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What does this ~ operator mean here?
Bit not operation in PHP(or any other language probably)

Can someone explain me the ~ operator in PHP? I know it's a NOT-operator, but why does PHP convert following statement to the negative value of the variable minus one?

$a = 1; echo ~$a    // echo -2
$a = 2; echo ~$a    // echo -3
$a = 3; echo ~$a    // echo -4  
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marked as duplicate by Lightness Races in Orbit, rdlowrey, DaveRandom, mario, dfsq Feb 3 '12 at 14:06

This question has been asked before and already has an answer. If those answers do not fully address your question, please ask a new question.

Information about this is available all over the internet –  Lightness Races in Orbit Feb 3 '12 at 14:03
In the duplicate, there's nothing related to the two's complement arithmetic, which is the essence of this question. I doubt it is an exact duplicate. However, this this question covers exactly the same problem. –  buc Feb 3 '12 at 14:12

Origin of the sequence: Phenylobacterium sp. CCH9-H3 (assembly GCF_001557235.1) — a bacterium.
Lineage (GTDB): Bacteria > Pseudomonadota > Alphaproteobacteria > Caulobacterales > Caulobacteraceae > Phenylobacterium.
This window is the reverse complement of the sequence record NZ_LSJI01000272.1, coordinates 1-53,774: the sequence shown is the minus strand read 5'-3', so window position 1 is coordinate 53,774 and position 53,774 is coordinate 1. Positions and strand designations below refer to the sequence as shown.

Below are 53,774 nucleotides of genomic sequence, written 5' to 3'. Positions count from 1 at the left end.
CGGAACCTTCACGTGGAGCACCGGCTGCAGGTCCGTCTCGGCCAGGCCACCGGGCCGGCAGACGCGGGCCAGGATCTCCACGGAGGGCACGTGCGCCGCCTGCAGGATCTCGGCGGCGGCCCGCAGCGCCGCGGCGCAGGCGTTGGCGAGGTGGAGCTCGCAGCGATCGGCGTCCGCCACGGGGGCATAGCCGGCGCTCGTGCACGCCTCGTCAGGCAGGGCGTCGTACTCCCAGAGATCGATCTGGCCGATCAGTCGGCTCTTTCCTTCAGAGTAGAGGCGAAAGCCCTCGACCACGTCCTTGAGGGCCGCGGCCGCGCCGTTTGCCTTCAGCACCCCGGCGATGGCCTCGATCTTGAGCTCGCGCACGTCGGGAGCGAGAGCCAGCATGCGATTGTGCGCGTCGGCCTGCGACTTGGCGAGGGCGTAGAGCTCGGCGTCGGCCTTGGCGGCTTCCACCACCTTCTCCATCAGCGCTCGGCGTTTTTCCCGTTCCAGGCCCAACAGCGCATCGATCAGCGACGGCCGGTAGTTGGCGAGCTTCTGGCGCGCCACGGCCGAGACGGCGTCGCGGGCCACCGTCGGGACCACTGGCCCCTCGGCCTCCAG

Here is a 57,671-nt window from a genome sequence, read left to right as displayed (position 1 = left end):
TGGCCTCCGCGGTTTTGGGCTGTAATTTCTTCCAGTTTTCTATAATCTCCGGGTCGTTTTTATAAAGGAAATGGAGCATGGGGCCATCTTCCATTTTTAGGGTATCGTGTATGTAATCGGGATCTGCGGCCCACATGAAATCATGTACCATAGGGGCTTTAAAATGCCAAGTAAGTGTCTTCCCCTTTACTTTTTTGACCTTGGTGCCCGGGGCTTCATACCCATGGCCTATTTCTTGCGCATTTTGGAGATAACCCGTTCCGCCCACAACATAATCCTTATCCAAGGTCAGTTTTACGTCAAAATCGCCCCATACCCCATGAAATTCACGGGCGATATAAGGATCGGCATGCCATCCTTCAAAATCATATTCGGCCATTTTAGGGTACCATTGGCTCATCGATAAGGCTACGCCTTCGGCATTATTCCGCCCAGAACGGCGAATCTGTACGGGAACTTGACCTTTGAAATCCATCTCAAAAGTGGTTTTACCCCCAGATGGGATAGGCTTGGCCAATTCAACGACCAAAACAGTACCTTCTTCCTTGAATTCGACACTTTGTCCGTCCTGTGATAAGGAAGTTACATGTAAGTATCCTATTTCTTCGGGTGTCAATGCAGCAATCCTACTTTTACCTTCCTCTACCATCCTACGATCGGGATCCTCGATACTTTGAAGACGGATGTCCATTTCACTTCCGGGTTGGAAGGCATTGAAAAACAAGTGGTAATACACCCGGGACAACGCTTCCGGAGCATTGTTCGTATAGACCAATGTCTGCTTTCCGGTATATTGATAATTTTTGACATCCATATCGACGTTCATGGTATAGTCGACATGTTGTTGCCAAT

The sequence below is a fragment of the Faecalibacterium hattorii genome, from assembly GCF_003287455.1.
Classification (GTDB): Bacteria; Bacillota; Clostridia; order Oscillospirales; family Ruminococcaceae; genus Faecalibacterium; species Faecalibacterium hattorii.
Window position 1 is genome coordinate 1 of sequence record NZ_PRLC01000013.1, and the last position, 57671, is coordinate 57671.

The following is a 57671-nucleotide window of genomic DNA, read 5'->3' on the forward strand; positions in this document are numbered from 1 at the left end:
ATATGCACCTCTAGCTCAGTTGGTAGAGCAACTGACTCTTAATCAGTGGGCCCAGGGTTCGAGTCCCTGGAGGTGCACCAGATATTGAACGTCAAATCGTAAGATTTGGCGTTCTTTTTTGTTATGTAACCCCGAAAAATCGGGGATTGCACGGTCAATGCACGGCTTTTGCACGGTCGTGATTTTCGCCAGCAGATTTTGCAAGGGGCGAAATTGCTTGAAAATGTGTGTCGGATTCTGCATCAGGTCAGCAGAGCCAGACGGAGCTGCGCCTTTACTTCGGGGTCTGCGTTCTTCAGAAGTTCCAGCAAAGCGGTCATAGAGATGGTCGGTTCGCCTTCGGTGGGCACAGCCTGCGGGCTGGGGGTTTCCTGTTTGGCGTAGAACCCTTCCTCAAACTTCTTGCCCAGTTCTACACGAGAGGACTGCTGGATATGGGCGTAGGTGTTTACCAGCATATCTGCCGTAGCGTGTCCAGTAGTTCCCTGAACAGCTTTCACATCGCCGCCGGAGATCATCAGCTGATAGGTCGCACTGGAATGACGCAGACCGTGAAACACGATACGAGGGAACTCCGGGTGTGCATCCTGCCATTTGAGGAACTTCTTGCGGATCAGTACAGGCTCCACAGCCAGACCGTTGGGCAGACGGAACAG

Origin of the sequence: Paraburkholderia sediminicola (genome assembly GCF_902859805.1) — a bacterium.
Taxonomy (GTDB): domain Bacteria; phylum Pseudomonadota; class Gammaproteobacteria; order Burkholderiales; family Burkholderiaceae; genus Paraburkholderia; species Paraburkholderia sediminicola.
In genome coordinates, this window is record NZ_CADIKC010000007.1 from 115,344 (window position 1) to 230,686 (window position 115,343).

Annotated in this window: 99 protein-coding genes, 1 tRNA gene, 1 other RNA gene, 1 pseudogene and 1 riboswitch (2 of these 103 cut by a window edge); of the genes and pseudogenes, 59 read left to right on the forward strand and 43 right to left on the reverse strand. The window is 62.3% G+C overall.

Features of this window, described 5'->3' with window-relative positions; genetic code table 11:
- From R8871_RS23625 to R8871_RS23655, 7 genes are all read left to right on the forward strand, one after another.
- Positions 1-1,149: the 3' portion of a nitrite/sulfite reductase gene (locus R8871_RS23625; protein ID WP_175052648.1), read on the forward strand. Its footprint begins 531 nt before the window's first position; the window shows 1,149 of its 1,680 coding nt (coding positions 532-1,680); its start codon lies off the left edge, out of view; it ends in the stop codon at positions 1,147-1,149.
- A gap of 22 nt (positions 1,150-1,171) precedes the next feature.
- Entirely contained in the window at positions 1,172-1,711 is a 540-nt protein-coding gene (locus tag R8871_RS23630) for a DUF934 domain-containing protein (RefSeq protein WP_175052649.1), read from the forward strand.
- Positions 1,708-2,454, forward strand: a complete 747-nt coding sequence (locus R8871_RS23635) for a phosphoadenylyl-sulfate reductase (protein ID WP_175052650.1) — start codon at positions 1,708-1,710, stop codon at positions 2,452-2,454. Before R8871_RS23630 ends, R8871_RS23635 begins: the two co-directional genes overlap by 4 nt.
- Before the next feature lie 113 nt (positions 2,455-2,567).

3 Answers 3

up vote 10 down vote accepted

This is called the two's complement arithmetic. You can read about it in more detail here.

The operator ~ is a binary negation operator (as opposed to boolean negation), and being that, it inverses all the bits of its operand. The result is a negative number in two's complement arithmetic.

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~ flips all the bits of the number. In two's complement (google it), mathematical negation is achievable by flipping all the bits and then adding 1. If you only do the first step (ie: just flip the bits), you have the additive inverse minus 1.

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It's a bitwise NOT.

It converts all 1s to 0z, and all 0s to 1s. So 1 becomes -2 (0b111111111110 in binary representation).

Have a look at the doc http://php.net/manual/en/language.operators.bitwise.php

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1 becomes -2, 0 becomes -1. –  Leigh Feb 3 '12 at 14:07
-2 indeed. Just checked. –  akond Feb 4 '12 at 18:12

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